Bach1 deficiency and accompanying overexpression of heme oxygenase-1 do not influence aging or tumorigenesis in mice

Kazushige Ota, Andrey Brydun, Ari Itoh-Nakadai, Jiying Sun, Kazuhiko Igarashi

Research output: Contribution to journalArticle

16 Citations (Scopus)

Abstract

Oxidative stress contributes to both aging and tumorigenesis. The transcription factor Bach1, a regulator of oxidative stress response, augments oxidative stress by repressing the expression of heme oxygenase-1 (HO-1) gene (Hmox1) and suppresses oxidative stress-induced cellular senescence by restricting the p53 transcriptional activity. Here we investigated the lifelong effects of Bach1 deficiency on mice. Bach1-deficient mice showed longevity similar to wild-type mice. Although HO-1 was upregulated in the cells of Bach1-deficient animals, the levels of ROS in Bach1-deficient HSCs were comparable to those in wild-type cells. Bach1 -/-; p53 -/- mice succumbed to spontaneous cancers as frequently as p53-deficient mice. Bach1 deficiency significantly altered transcriptome in the liver of the young mice, which surprisingly became similar to that of wild-type mice during the course of aging. The transcriptome adaptation to Bach1 deficiency may reflect how oxidative stress response is tuned upon genetic and environmental perturbations. We concluded that Bach1 deficiency and accompanying overexpression of HO-1 did not influence aging or p53 deficiency-driven tumorigenesis. Our results suggest that it is useful to target Bach1 for acute injury responses without inducing any apparent deteriorative effect.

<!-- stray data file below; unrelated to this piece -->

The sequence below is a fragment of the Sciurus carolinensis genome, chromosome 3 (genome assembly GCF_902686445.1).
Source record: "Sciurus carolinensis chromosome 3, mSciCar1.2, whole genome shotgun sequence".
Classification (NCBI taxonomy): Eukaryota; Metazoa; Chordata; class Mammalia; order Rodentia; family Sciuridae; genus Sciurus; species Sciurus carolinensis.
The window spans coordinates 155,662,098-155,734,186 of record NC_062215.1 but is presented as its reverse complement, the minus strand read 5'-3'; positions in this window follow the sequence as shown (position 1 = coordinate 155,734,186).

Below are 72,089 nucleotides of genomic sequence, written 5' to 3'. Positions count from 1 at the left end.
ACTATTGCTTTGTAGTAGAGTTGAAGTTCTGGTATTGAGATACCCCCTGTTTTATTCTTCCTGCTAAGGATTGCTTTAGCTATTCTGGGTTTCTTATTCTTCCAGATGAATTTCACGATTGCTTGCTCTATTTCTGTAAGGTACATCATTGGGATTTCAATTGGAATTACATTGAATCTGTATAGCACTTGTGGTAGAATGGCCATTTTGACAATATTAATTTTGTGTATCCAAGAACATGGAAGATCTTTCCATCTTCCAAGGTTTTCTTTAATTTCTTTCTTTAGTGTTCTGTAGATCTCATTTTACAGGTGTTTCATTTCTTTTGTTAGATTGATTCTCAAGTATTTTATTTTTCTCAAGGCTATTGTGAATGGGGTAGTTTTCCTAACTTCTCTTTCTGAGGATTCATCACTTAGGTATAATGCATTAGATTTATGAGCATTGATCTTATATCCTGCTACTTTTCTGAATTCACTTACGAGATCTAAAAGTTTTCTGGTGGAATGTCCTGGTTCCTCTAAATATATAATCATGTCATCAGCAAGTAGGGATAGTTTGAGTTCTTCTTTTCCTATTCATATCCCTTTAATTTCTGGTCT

Original languageEnglish
Article number757901
JournalOxidative Medicine and Cellular Longevity
Volume2014
DOIs
Publication statusPublished - 2014

ASJC Scopus subject areas

  • Biochemistry
  • Ageing
  • Cell Biology

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